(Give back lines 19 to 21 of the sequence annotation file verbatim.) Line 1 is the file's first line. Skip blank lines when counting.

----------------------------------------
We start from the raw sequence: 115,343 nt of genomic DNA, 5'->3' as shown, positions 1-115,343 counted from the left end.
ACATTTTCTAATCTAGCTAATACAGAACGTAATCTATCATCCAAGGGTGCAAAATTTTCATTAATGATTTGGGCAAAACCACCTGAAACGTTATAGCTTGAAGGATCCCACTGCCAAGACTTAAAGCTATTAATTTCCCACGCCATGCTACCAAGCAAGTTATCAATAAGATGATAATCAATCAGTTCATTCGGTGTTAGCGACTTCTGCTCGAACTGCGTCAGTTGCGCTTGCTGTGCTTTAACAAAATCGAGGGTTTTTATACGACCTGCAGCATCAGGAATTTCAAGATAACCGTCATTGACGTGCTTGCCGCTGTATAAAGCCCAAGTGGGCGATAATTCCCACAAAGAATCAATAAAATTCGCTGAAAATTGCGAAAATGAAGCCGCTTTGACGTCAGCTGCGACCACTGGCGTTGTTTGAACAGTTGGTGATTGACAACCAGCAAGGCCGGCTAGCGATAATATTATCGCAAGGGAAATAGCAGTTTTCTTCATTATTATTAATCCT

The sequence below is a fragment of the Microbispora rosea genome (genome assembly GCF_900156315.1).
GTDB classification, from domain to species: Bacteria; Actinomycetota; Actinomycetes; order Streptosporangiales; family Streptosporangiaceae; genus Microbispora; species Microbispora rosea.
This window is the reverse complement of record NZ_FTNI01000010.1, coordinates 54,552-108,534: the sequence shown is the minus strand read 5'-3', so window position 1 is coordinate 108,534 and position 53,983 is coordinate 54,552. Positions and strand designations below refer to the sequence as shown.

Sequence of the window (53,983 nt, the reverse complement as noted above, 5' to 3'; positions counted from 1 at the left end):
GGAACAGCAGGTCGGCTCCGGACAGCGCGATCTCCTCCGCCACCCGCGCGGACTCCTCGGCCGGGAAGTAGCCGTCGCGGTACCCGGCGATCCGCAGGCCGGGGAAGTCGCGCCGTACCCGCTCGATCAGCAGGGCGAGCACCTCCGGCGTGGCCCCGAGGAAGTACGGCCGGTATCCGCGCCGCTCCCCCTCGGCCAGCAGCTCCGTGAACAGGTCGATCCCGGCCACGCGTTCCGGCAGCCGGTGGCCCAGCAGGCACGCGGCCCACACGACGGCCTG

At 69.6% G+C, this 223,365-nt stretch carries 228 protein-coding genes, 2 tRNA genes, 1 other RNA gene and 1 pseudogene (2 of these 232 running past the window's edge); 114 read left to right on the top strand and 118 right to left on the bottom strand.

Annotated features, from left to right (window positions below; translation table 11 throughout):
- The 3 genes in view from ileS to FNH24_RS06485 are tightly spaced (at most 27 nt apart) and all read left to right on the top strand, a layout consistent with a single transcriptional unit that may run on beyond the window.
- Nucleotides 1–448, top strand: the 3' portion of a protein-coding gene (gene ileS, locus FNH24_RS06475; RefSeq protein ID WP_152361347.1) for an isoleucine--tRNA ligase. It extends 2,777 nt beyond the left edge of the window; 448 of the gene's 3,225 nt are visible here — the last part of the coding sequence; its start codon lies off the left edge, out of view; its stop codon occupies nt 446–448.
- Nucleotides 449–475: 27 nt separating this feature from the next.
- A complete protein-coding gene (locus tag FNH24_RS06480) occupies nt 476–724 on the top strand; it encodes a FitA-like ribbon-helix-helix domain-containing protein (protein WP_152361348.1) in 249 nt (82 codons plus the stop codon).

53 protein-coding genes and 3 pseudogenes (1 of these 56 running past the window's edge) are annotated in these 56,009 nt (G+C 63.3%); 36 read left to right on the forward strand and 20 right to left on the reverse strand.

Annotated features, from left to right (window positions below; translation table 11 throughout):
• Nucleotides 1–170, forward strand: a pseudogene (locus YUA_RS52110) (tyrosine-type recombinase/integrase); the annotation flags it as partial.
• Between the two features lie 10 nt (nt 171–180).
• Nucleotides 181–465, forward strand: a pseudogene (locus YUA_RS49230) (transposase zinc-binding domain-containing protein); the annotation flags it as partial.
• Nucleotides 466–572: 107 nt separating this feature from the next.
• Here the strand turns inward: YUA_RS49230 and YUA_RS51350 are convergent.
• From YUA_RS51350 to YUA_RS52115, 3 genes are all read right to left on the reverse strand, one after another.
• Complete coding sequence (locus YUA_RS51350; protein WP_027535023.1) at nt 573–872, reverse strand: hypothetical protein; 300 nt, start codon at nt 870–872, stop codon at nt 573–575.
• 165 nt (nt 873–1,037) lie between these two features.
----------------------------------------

• Nucleotides 466–572: 107 nt separating this feature from the next.
• Here the strand turns inward: YUA_RS49230 and YUA_RS51350 are convergent.
• From YUA_RS51350 to YUA_RS52115, 3 genes are all read right to left on the reverse strand, one after another.